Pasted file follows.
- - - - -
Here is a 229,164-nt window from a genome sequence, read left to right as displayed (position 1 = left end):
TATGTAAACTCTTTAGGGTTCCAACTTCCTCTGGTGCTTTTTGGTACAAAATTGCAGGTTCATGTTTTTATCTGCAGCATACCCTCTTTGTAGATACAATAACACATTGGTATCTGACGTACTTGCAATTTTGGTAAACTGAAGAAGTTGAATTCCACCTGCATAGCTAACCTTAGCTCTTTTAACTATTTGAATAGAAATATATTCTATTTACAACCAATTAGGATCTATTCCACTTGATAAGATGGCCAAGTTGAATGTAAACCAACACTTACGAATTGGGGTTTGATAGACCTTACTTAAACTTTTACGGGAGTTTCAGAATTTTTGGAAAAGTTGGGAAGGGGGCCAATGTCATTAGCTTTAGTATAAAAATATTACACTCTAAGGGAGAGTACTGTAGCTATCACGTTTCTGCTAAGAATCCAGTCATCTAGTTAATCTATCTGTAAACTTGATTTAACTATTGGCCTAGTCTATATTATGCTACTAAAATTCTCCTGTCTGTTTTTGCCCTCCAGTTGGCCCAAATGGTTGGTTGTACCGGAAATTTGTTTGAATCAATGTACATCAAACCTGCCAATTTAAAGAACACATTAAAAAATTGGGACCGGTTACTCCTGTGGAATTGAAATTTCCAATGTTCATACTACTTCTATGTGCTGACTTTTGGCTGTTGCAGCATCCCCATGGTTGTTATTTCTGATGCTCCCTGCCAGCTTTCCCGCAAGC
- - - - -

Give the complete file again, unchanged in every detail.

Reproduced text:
Here is a 229,164-nt window from a genome sequence, read left to right as displayed (position 1 = left end):
TATGTAAACTCTTTAGGGTTCCAACTTCCTCTGGTGCTTTTTGGTACAAAATTGCAGGTTCATGTTTTTATCTGCAGCATACCCTCTTTGTAGATACAATAACACATTGGTATCTGACGTACTTGCAATTTTGGTAAACTGAAGAAGTTGAATTCCACCTGCATAGCTAACCTTAGCTCTTTTAACTATTTGAATAGAAATATATTCTATTTACAACCAATTAGGATCTATTCCACTTGATAAGATGGCCAAGTTGAATGTAAACCAACACTTACGAATTGGGGTTTGATAGACCTTACTTAAACTTTTACGGGAGTTTCAGAATTTTTGGAAAAGTTGGGAAGGGGGCCAATGTCATTAGCTTTAGTATAAAAATATTACACTCTAAGGGAGAGTACTGTAGCTATCACGTTTCTGCTAAGAATCCAGTCATCTAGTTAATCTATCTGTAAACTTGATTTAACTATTGGCCTAGTCTATATTATGCTACTAAAATTCTCCTGTCTGTTTTTGCCCTCCAGTTGGCCCAAATGGTTGGTTGTACCGGAAATTTGTTTGAATCAATGTACATCAAACCTGCCAATTTAAAGAACACATTAAAAAATTGGGACCGGTTACTCCTGTGGAATTGAAATTTCCAATGTTCATACTACTTCTATGTGCTGACTTTTGGCTGTTGCAGCATCCCCATGGTTGTTATTTCTGATGCTCCCTGCCAGCTTTCCCGCAAGC